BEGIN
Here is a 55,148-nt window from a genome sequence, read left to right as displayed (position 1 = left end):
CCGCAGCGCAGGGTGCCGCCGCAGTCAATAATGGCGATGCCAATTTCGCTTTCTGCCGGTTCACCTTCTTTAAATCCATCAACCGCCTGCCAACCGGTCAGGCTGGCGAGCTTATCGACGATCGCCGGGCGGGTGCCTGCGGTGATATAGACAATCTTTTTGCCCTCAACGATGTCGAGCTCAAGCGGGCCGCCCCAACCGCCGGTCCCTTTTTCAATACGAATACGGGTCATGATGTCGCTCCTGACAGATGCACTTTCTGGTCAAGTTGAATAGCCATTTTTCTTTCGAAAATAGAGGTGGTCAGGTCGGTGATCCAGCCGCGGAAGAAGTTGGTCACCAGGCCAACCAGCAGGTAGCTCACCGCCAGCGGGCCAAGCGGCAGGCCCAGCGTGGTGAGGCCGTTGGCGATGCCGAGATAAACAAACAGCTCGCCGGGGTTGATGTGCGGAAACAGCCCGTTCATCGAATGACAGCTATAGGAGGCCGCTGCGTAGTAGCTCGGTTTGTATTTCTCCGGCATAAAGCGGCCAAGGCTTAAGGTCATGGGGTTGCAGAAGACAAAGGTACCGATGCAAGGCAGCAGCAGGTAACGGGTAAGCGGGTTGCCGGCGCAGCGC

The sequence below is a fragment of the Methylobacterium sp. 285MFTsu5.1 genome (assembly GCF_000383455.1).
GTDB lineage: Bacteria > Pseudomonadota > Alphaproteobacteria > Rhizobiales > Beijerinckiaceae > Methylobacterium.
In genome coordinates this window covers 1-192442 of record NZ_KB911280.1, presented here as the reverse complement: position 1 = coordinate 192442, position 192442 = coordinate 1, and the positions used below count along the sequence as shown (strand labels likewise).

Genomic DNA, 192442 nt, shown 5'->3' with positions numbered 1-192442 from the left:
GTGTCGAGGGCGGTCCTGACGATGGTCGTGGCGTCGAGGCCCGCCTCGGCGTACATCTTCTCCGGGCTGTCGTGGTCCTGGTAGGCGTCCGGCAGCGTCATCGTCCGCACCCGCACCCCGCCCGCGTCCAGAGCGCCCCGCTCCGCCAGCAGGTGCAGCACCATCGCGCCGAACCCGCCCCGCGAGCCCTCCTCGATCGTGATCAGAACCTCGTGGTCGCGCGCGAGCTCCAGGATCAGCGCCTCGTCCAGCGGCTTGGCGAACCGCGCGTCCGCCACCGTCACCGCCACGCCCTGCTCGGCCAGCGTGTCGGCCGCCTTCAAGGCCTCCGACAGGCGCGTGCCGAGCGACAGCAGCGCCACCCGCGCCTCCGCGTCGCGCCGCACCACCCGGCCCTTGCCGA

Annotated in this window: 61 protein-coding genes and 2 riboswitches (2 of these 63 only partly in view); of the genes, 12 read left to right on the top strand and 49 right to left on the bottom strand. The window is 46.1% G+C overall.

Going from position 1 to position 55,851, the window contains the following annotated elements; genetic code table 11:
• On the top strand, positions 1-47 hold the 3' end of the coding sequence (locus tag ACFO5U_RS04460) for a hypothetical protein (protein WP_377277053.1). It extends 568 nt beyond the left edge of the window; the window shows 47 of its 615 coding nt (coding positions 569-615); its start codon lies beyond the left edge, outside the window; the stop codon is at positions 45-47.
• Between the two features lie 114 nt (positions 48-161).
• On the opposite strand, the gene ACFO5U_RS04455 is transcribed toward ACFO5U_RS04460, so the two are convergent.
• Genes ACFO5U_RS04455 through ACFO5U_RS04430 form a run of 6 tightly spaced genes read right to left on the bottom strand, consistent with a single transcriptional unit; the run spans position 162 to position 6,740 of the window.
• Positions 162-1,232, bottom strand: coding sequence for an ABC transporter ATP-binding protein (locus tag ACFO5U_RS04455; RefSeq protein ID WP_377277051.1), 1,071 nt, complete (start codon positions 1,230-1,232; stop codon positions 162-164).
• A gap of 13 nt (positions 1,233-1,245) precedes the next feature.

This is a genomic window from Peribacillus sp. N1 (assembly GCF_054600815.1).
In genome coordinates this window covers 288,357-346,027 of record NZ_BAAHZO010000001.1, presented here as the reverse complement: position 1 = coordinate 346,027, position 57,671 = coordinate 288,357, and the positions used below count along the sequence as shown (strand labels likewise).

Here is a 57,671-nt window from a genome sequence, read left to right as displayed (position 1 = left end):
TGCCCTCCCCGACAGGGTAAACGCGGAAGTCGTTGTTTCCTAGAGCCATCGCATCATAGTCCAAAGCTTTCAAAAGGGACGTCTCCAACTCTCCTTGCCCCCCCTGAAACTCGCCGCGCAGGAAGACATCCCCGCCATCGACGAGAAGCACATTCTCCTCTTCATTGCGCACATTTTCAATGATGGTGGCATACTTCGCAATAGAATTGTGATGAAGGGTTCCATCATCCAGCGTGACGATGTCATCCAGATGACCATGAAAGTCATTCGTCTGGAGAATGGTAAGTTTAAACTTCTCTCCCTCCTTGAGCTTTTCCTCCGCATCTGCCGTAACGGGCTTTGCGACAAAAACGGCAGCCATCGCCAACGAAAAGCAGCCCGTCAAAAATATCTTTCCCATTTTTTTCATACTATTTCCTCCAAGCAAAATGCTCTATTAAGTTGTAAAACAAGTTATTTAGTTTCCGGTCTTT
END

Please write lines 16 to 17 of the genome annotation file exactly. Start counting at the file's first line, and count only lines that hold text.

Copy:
This is a genomic window from Peribacillus sp. N1 (assembly GCF_054600815.1).
In genome coordinates this window covers 288,357-346,027 of record NZ_BAAHZO010000001.1, presented here as the reverse complement: position 1 = coordinate 346,027, position 57,671 = coordinate 288,357, and the positions used below count along the sequence as shown (strand labels likewise).